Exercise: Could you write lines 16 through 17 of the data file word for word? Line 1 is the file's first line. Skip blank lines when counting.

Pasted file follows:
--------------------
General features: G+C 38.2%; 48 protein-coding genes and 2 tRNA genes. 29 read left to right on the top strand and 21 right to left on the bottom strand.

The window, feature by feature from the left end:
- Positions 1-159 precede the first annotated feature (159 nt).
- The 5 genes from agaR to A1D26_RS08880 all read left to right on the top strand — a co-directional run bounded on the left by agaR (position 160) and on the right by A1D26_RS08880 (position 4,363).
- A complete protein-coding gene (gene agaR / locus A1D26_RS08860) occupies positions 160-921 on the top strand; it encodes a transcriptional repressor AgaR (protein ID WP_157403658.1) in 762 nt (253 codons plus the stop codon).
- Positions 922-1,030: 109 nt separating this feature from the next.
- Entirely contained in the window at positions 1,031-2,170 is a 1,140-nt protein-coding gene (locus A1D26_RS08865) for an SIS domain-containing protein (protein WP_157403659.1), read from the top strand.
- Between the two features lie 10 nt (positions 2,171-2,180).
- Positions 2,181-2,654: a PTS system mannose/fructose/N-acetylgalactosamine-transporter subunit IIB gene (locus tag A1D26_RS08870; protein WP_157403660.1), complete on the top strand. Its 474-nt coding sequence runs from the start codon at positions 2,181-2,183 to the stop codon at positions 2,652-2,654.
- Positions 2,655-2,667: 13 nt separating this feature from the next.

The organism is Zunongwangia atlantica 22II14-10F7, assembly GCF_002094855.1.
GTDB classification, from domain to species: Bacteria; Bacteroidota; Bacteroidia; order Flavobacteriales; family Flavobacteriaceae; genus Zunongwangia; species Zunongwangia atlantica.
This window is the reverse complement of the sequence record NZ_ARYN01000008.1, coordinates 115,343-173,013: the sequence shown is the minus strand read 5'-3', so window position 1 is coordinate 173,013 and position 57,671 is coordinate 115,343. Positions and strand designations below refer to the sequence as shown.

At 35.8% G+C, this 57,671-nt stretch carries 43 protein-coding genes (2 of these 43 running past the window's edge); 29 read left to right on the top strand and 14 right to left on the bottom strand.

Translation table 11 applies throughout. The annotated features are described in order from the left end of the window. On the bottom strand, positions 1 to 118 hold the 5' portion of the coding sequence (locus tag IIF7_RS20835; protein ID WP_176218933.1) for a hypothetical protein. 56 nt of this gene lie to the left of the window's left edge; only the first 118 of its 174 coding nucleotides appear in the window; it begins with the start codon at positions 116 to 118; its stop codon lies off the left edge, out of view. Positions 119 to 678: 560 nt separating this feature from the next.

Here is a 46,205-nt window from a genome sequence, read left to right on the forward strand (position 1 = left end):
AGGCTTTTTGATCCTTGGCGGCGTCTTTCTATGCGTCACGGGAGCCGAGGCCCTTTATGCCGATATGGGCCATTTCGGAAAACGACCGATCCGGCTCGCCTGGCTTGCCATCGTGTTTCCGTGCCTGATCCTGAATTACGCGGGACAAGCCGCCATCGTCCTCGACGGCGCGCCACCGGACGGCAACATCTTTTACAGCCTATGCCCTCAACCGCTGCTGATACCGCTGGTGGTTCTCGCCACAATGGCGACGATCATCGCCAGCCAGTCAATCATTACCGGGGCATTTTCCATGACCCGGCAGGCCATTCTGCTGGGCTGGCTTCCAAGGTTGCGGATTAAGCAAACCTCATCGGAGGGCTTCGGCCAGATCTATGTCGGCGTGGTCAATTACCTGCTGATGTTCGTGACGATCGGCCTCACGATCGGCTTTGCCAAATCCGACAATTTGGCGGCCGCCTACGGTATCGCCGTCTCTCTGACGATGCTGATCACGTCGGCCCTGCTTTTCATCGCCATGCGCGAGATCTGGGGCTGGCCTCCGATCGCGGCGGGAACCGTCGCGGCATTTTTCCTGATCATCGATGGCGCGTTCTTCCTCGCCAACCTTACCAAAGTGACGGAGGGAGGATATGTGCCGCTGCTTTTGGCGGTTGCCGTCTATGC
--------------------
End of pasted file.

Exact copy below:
Here is a 46,205-nt window from a genome sequence, read left to right on the forward strand (position 1 = left end):
AGGCTTTTTGATCCTTGGCGGCGTCTTTCTATGCGTCACGGGAGCCGAGGCCCTTTATGCCGATATGGGCCATTTCGGAAAACGACCGATCCGGCTCGCCTGGCTTGCCATCGTGTTTCCGTGCCTGATCCTGAATTACGCGGGACAAGCCGCCATCGTCCTCGACGGCGCGCCACCGGACGGCAACATCTTTTACAGCCTATGCCCTCAACCGCTGCTGATACCGCTGGTGGTTCTCGCCACAATGGCGACGATCATCGCCAGCCAGTCAATCATTACCGGGGCATTTTCCATGACCCGGCAGGCCATTCTGCTGGGCTGGCTTCCAAGGTTGCGGATTAAGCAAACCTCATCGGAGGGCTTCGGCCAGATCTATGTCGGCGTGGTCAATTACCTGCTGATGTTCGTGACGATCGGCCTCACGATCGGCTTTGCCAAATCCGACAATTTGGCGGCCGCCTACGGTATCGCCGTCTCTCTGACGATGCTGATCACGTCGGCCCTGCTTTTCATCGCCATGCGCGAGATCTGGGGCTGGCCTCCGATCGCGGCGGGAACCGTCGCGGCATTTTTCCTGATCATCGATGGCGCGTTCTTCCTCGCCAACCTTACCAAAGTGACGGAGGGAGGATATGTGCCGCTGCTTTTGGCGGTTGCCGTCTATGC